I have a situation in my application. For each x-axis point in my chart, I am plotting 5 y-axis values. To calculate each of these 5 values, I need to make 4 different queries. Ie, for each x-axis point I need to fire 20 sql queries.
Now, I need to plot 40 such points in the my chart. Its resulting in a pathetic performance where it takes close to a minute to get all the data back from the database. Each of 4 different queries consists of a join between 2 tables. One has only 6 rows. The other close to 10,000. Each of the 4 queries has different WHERE clauses, so they are different queries. For each point in the x-axis, only the values for the where clauses change.
I have tried combining each of the 4 queries into one big string. Basically batch the four selects. These are again batched for each y-axis value. So, for each x-axis point, I am now firing one big command that consists of 20 different select statements.
Technically, I should be experiencing a big performance boost, right? Instead of hitting the db 40x5x4 = 800 times, I am now hitting it just 40 times. But instead of taking 60 seconds, it taking 50-55 seconds... not much of a help.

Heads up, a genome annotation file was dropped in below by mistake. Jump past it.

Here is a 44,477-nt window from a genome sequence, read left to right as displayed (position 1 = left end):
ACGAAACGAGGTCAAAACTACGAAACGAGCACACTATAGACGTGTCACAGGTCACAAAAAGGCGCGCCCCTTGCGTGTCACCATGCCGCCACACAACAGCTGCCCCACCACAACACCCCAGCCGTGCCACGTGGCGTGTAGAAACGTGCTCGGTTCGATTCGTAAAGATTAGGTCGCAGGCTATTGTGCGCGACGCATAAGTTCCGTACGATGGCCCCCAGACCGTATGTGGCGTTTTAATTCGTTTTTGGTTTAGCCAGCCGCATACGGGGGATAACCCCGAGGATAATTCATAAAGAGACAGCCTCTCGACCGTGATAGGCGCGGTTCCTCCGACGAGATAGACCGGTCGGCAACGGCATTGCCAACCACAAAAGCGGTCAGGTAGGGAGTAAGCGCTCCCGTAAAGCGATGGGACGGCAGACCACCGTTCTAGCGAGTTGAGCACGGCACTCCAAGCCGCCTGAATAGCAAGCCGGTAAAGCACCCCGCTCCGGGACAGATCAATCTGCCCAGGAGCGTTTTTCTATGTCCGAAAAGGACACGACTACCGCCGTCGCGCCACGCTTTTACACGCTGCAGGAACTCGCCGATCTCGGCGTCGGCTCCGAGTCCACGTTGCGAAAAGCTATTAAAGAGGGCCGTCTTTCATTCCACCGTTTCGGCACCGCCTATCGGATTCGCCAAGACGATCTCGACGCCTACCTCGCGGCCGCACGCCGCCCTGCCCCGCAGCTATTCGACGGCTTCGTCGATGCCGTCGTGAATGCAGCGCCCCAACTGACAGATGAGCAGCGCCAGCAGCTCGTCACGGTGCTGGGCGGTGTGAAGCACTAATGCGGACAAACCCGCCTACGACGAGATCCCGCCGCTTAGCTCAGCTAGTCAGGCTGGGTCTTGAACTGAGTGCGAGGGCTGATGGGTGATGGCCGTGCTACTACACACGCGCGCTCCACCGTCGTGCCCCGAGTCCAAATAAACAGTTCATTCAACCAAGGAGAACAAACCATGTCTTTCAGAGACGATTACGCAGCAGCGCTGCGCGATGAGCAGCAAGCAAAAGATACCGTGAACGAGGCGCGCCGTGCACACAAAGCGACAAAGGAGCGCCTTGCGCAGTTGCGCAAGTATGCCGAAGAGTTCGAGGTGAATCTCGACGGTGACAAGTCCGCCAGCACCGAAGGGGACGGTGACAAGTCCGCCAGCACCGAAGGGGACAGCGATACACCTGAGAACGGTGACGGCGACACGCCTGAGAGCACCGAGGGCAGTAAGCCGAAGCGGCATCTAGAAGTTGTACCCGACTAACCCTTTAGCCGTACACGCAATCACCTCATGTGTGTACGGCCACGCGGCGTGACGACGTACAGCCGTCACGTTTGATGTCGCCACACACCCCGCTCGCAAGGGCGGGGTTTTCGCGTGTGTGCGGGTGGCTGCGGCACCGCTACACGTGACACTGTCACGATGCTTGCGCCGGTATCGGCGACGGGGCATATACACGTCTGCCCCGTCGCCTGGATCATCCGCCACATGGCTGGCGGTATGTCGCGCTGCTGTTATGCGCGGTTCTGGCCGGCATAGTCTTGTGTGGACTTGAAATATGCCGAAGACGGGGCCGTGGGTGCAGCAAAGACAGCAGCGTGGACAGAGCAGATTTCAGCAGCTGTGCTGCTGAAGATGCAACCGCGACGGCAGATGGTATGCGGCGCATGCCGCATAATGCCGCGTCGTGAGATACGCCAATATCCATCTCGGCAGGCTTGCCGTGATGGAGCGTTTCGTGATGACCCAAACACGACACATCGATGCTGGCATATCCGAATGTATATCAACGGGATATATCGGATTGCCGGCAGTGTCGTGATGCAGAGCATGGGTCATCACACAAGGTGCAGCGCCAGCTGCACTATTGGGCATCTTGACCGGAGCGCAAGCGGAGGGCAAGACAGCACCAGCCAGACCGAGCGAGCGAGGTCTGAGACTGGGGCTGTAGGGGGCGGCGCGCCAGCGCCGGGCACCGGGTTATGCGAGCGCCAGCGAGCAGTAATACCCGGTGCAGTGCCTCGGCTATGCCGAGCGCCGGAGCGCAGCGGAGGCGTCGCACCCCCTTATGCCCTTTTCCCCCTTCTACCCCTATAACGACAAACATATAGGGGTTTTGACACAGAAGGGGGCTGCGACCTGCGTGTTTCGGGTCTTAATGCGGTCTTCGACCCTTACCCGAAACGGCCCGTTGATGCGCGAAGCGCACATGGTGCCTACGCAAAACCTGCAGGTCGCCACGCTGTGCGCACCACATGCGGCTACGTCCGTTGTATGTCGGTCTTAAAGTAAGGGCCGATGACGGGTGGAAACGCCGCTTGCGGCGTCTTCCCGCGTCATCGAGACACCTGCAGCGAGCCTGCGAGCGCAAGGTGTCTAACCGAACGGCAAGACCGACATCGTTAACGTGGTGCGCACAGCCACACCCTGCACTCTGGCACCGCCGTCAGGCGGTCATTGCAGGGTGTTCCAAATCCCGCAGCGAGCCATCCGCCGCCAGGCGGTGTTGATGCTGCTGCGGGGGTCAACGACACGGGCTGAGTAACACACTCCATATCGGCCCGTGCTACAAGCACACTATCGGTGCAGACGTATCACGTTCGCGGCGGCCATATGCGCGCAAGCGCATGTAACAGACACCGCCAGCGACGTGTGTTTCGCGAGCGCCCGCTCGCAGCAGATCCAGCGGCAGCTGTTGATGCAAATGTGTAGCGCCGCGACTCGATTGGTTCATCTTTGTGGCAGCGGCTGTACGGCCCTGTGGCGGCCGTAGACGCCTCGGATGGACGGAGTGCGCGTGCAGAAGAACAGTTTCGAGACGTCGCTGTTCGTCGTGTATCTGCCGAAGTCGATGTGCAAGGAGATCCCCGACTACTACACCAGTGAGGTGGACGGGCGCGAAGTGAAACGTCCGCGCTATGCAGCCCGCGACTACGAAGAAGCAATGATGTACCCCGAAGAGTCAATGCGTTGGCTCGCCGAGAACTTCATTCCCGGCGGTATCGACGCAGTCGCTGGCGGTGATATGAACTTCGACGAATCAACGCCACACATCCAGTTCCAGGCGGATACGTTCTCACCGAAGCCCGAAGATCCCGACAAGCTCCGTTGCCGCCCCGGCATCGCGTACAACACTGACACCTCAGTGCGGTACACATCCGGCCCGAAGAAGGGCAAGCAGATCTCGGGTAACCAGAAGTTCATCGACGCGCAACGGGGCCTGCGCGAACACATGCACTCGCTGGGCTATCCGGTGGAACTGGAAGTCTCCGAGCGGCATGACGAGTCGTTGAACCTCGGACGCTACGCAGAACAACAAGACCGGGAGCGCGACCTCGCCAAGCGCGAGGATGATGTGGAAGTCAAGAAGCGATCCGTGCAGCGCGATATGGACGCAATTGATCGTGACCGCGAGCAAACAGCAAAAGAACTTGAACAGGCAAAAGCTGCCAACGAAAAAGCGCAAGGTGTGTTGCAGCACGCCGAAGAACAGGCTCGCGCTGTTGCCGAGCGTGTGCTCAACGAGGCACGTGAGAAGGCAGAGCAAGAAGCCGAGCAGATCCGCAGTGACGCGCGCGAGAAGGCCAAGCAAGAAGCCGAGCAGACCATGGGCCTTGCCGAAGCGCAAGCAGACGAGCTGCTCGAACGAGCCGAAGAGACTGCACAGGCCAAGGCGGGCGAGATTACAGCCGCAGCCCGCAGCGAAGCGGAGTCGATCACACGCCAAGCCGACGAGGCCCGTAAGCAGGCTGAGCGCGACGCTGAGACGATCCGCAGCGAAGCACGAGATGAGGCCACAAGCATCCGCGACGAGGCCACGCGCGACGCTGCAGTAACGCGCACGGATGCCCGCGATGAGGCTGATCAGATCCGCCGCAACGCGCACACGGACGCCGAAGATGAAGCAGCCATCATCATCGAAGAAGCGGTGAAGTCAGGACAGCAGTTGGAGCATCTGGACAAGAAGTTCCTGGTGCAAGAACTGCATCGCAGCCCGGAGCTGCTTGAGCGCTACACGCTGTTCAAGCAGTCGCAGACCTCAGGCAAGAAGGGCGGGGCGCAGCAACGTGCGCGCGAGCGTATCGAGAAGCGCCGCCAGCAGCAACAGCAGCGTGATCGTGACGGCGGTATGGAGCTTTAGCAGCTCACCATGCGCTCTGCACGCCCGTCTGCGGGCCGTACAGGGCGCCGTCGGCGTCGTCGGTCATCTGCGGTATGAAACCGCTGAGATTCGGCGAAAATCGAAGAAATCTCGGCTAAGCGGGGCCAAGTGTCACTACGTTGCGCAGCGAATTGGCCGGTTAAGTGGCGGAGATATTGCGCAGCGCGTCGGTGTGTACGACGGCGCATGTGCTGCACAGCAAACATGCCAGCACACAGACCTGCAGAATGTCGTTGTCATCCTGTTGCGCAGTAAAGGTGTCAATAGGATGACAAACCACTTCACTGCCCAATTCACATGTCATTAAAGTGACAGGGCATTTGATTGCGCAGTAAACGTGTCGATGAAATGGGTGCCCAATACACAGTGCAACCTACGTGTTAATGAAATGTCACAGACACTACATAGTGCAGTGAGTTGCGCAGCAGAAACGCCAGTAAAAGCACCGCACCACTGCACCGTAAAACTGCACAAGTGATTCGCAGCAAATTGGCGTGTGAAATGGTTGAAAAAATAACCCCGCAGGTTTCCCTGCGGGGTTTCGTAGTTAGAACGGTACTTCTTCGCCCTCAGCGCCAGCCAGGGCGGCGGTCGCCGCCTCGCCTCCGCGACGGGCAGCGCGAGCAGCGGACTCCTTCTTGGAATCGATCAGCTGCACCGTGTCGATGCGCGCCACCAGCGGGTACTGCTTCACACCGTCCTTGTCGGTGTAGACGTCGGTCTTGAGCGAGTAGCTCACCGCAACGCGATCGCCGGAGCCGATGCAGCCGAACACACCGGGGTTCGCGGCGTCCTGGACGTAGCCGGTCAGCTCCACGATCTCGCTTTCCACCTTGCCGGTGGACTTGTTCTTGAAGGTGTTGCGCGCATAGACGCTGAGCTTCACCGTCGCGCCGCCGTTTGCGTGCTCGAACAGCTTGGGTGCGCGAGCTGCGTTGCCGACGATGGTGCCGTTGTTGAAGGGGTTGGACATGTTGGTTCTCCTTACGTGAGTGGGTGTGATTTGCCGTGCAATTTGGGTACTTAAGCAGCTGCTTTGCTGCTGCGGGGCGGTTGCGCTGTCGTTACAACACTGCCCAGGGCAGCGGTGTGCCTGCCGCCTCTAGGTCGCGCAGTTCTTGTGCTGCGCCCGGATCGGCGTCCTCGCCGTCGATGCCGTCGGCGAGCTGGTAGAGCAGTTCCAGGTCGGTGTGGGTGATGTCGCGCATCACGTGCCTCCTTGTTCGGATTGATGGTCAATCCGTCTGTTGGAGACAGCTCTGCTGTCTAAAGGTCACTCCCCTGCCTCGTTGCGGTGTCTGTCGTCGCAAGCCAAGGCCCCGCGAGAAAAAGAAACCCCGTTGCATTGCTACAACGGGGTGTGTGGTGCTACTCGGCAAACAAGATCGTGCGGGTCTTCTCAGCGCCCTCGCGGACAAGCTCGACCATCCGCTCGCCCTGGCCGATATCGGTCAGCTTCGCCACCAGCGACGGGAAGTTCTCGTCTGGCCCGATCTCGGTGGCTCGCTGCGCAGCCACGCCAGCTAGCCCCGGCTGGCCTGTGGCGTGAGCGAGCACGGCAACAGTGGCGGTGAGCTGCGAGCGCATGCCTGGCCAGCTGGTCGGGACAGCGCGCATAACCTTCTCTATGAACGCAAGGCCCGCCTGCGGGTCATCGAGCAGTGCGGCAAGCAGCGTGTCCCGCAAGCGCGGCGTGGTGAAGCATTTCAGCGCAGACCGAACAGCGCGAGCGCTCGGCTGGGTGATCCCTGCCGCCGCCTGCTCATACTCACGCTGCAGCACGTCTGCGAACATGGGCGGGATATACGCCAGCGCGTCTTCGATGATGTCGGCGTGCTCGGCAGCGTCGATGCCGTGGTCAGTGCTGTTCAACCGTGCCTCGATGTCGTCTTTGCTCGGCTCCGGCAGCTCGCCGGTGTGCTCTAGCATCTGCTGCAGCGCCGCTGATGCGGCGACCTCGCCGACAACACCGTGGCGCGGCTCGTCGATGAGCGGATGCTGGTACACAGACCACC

I am using MySql 5.1, and the 6.1 version of its .Net connector.
What can I do to improve the performance?
One of the 4 queries is as follows:
SELECT SUM(TIME_TO_SEC(TIMEDIFF(T1.col2, T1.col1))* T2.col1 / (3600 *1000)) AS TotalTime FROM Table T1 JOIN Table T2 ON T1.col3 = T2.col3 WHERE T1.col4 = 'i' AND T1.col1 >= '2009-12-25 00:00:00' AND T1.col2 <= '2009-12-26 00:00:00';
The other 3 queries are similar, only the where clause changes slightly. This set of 4 queries is fired 5 times. The first 3 times against the join of table T1 and T2, passing in different values for col4. And the next two times against the join of table T3 and T2 passing in different values for col4. These 5 values are the y-axis values for a particular x-axis point.
The data returned by all these queries is the same format. so, we tried doing a UNION ALL on all these queries. No substantial difference. One strange thing, however, after indexing the foreign key on the table T1 [while it contained over a lakh records], the queries were using the index, but they had become slower. At times, the queries would take double the time to return the data.